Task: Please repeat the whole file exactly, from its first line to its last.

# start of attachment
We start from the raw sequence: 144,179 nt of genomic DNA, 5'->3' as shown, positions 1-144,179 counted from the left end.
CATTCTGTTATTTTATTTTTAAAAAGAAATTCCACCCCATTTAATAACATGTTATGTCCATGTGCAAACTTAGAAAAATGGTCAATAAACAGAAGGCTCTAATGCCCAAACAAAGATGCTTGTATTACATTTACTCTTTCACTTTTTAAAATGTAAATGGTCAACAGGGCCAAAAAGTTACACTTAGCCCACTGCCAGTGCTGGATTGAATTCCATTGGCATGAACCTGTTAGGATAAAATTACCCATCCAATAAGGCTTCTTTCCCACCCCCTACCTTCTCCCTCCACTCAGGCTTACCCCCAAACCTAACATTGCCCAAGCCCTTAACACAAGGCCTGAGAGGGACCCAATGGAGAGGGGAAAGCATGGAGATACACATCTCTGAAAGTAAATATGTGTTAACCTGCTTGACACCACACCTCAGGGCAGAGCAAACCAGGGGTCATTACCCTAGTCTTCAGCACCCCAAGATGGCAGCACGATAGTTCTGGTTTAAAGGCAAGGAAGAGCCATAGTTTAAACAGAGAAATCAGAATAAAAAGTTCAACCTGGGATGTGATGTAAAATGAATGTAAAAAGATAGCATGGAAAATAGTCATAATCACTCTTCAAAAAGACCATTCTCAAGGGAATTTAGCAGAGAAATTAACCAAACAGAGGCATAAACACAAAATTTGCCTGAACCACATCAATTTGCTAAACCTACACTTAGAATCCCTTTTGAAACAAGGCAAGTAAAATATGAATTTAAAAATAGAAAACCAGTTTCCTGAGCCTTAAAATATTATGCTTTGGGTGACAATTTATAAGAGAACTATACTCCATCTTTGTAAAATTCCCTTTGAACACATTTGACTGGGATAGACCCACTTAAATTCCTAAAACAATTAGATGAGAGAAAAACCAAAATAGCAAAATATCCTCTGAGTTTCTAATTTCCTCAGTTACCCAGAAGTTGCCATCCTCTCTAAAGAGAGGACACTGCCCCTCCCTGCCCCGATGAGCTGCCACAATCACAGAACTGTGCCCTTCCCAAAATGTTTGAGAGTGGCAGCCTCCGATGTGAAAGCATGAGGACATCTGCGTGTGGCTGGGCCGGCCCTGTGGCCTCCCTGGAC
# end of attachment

We start from the raw sequence: 144,179 nt of genomic DNA, 5'->3' as shown, positions 1-144,179 counted from the left end.
CATTCTGTTATTTTATTTTTAAAAAGAAATTCCACCCCATTTAATAACATGTTATGTCCATGTGCAAACTTAGAAAAATGGTCAATAAACAGAAGGCTCTAATGCCCAAACAAAGATGCTTGTATTACATTTACTCTTTCACTTTTTAAAATGTAAATGGTCAACAGGGCCAAAAAGTTACACTTAGCCCACTGCCAGTGCTGGATTGAATTCCATTGGCATGAACCTGTTAGGATAAAATTACCCATCCAATAAGGCTTCTTTCCCACCCCCTACCTTCTCCCTCCACTCAGGCTTACCCCCAAACCTAACATTGCCCAAGCCCTTAACACAAGGCCTGAGAGGGACCCAATGGAGAGGGGAAAGCATGGAGATACACATCTCTGAAAGTAAATATGTGTTAACCTGCTTGACACCACACCTCAGGGCAGAGCAAACCAGGGGTCATTACCCTAGTCTTCAGCACCCCAAGATGGCAGCACGATAGTTCTGGTTTAAAGGCAAGGAAGAGCCATAGTTTAAACAGAGAAATCAGAATAAAAAGTTCAACCTGGGATGTGATGTAAAATGAATGTAAAAAGATAGCATGGAAAATAGTCATAATCACTCTTCAAAAAGACCATTCTCAAGGGAATTTAGCAGAGAAATTAACCAAACAGAGGCATAAACACAAAATTTGCCTGAACCACATCAATTTGCTAAACCTACACTTAGAATCCCTTTTGAAACAAGGCAAGTAAAATATGAATTTAAAAATAGAAAACCAGTTTCCTGAGCCTTAAAATATTATGCTTTGGGTGACAATTTATAAGAGAACTATACTCCATCTTTGTAAAATTCCCTTTGAACACATTTGACTGGGATAGACCCACTTAAATTCCTAAAACAATTAGATGAGAGAAAAACCAAAATAGCAAAATATCCTCTGAGTTTCTAATTTCCTCAGTTACCCAGAAGTTGCCATCCTCTCTAAAGAGAGGACACTGCCCCTCCCTGCCCCGATGAGCTGCCACAATCACAGAACTGTGCCCTTCCCAAAATGTTTGAGAGTGGCAGCCTCCGATGTGAAAGCATGAGGACATCTGCGTGTGGCTGGGCCGGCCCTGTGGCCTCCCTGGAC